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Amazon's emissions increase 15% in 2019 amid efforts to reduce carbon footprint


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Amazon's emissions increase 15% in 2019 amid efforts to reduce carbon footprint

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A rendering of the new Climate Pledge Arena. Amazon, which secured the naming rights to the new home of Seattle's NHL team and WNBA's Seattle Storm, has branded the facility as Climate Pledge Arena. The name refers to The Climate Pledge, launched in 2019 by Amazon and calls on signatories to be net zero carbon across their businesses by 2040.
Source: Inc.'s sustainability report released this summer revealed a sharp year-over-year increase in global greenhouse gas emissions even as the company commits to shrink its carbon footprint.

Environmental experts and climate-focused investor groups credit the e-commerce giant for its transparency but say the trend was in the wrong direction and needs to be addressed.

In June, Amazon self-published its carbon footprint, saying its business operations emitted the equivalent of 51.17 million metric tons of carbon dioxide, a 15% jump from 44.4 million metric tons in 2018. The company did not explicitly state the cause of the increase, but acknowledged that it is in "high growth mode." The data includes Amazon's emissions from direct operations, purchased electricity and indirect sources such as third-party transportation, packaging, business travel and customer trips to physical stores of Whole Foods Market Inc., Amazon's grocery arm.

Experts say Amazon's move to release the data is significant because it provides investors with insight into the carbon footprint of a company that has been silent for years about its environmental impact.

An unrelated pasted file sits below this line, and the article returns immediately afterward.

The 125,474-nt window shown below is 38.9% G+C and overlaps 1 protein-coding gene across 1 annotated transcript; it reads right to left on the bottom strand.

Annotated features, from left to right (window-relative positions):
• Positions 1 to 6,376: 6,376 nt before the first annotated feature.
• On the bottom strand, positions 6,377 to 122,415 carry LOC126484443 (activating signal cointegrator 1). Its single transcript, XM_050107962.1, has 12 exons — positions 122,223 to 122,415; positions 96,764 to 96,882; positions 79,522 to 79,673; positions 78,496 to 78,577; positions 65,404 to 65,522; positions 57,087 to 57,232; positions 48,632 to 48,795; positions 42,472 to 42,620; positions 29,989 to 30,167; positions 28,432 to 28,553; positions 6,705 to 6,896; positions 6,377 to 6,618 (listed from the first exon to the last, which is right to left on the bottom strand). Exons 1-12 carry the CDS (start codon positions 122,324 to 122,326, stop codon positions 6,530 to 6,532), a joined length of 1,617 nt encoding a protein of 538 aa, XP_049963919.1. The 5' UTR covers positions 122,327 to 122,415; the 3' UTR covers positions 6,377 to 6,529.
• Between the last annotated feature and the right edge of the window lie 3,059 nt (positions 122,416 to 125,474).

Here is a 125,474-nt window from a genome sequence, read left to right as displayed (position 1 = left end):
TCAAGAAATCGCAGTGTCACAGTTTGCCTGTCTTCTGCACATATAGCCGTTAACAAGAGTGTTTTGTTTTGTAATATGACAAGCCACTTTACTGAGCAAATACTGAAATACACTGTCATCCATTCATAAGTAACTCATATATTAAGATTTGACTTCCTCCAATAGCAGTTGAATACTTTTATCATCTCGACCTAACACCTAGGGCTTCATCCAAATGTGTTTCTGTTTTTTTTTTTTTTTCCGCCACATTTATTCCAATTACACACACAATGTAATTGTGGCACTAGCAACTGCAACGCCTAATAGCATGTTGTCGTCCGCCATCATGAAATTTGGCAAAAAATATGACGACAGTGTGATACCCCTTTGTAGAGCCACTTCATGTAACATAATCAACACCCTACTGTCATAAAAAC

"Amazon has showed it's woken up and it's listening and taking action in ways that investors have been asking for," said Lila Holzman, energy program manager for As You Sow, an advocacy group for shareholders of companies including Amazon. "We hope that continues."

That said, Holzman's group and others remain concerned about whether Amazon will achieve its 2019 Climate Pledge commitment to become carbon neutral by 2040 and meet the goals of the 2016 Paris Agreement on climate change a decade early.

This is one of four stories that review how transparent U.S. companies are being about their operational environmental and climate change-related risks through the lens of Trucost's weighted disclosure ratios for 2018, the most recent year available. The other stories examine how key companies in the energy, media and technology and food industries stack up against their peers.

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An Amazon spokesperson said in an email to S&P Global Market Intelligence that the company will continue to measure and report its total impact on the climate in the coming years, map the largest activities contributing to the impact, and use that data to develop carbon reduction goals, including its Climate Pledge.

Through the Climate Pledge, Amazon is investing in a range of large-scale solutions to decarbonize its business, but the company spokesperson noted it will take "several years for the carbon reduction benefits of these investments to be fully reflected in our carbon footprint."

Some observers are skeptical that Amazon can meet its Climate Pledge goals given its increase in carbon emissions.

"They are really putting themselves out there to do this," Andrea Ranger, shareholder advocate with Boston-based Green Century Capital Management, said in an interview. "I think the takeaway is that it's very important that they have made this commitment, and that they are standing behind it."

Outperforming peers